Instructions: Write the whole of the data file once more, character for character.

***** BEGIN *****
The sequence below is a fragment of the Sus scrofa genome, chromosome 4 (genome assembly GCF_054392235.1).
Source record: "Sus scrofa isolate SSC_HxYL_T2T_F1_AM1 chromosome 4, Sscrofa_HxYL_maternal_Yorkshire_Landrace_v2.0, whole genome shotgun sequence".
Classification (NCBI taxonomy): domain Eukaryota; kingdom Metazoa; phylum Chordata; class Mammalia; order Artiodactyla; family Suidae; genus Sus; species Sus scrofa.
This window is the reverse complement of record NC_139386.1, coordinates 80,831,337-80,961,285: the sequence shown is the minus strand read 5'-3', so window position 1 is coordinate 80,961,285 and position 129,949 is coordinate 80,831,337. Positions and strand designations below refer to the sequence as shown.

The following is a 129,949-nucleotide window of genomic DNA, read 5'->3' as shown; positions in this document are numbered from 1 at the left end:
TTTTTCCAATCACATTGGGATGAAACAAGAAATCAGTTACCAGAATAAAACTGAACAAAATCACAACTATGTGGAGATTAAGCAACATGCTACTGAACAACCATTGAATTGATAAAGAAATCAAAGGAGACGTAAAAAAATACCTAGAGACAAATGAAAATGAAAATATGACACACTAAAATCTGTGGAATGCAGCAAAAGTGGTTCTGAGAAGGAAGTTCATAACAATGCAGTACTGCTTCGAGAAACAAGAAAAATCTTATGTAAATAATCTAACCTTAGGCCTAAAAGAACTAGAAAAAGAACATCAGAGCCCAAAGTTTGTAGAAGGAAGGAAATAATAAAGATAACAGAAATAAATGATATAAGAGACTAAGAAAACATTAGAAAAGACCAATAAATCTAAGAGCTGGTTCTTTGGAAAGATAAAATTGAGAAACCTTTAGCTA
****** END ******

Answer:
The sequence below is a fragment of the Sus scrofa genome, chromosome 4 (genome assembly GCF_054392235.1).
Source record: "Sus scrofa isolate SSC_HxYL_T2T_F1_AM1 chromosome 4, Sscrofa_HxYL_maternal_Yorkshire_Landrace_v2.0, whole genome shotgun sequence".
Classification (NCBI taxonomy): domain Eukaryota; kingdom Metazoa; phylum Chordata; class Mammalia; order Artiodactyla; family Suidae; genus Sus; species Sus scrofa.
This window is the reverse complement of record NC_139386.1, coordinates 80,831,337-80,961,285: the sequence shown is the minus strand read 5'-3', so window position 1 is coordinate 80,961,285 and position 129,949 is coordinate 80,831,337. Positions and strand designations below refer to the sequence as shown.

The following is a 129,949-nucleotide window of genomic DNA, read 5'->3' as shown; positions in this document are numbered from 1 at the left end:
TTTTTCCAATCACATTGGGATGAAACAAGAAATCAGTTACCAGAATAAAACTGAACAAAATCACAACTATGTGGAGATTAAGCAACATGCTACTGAACAACCATTGAATTGATAAAGAAATCAAAGGAGACGTAAAAAAATACCTAGAGACAAATGAAAATGAAAATATGACACACTAAAATCTGTGGAATGCAGCAAAAGTGGTTCTGAGAAGGAAGTTCATAACAATGCAGTACTGCTTCGAGAAACAAGAAAAATCTTATGTAAATAATCTAACCTTAGGCCTAAAAGAACTAGAAAAAGAACATCAGAGCCCAAAGTTTGTAGAAGGAAGGAAATAATAAAGATAACAGAAATAAATGATATAAGAGACTAAGAAAACATTAGAAAAGACCAATAAATCTAAGAGCTGGTTCTTTGGAAAGATAAAATTGAGAAACCTTTAGCTA